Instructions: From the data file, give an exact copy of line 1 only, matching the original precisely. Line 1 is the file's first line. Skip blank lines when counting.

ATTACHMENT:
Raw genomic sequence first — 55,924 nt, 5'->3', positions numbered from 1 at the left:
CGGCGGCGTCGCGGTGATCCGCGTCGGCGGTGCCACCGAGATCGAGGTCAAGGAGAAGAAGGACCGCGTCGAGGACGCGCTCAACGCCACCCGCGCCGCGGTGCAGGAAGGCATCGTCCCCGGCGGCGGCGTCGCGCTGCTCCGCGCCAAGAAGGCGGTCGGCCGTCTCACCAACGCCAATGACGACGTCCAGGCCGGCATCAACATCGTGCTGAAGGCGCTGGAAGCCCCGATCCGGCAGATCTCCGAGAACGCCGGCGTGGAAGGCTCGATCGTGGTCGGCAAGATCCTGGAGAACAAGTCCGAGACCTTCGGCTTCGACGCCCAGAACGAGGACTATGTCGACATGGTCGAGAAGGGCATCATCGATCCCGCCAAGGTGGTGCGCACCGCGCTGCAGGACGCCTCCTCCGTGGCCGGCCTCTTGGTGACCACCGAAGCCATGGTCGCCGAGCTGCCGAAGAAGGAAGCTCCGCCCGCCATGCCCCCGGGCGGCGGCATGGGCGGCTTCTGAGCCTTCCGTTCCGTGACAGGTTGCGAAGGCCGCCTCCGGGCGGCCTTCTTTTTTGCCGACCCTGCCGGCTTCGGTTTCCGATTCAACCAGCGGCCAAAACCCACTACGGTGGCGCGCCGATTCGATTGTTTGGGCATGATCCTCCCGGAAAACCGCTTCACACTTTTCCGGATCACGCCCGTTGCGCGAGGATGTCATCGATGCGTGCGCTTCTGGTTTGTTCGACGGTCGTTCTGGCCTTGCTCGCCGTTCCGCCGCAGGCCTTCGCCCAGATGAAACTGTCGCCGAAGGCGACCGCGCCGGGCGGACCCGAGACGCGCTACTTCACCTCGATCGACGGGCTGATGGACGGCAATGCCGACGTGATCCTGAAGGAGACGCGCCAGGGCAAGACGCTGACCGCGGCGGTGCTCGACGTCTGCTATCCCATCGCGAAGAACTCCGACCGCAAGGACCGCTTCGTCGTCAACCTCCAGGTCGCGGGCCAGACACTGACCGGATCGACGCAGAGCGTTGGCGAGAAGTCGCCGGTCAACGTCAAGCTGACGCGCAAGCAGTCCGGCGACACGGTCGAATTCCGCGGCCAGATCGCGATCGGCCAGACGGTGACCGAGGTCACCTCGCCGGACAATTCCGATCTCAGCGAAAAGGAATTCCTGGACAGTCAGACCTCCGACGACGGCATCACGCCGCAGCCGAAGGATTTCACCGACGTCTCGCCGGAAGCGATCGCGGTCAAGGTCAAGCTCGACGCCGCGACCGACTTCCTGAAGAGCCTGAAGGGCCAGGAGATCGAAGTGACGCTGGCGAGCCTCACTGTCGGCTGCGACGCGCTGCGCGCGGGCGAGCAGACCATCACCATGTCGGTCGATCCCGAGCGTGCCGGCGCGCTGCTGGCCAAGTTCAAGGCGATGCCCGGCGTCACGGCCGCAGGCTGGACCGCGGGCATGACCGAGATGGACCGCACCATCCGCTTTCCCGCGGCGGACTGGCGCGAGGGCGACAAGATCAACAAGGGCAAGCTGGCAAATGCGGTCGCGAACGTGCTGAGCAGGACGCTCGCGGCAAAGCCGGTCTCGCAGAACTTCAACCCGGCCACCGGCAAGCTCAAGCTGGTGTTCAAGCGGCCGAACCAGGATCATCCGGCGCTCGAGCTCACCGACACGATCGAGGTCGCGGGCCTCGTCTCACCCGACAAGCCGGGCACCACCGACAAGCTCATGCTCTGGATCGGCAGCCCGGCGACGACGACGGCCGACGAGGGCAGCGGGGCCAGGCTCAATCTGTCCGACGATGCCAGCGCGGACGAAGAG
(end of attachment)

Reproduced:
Raw genomic sequence first — 55,924 nt, 5'->3', positions numbered from 1 at the left: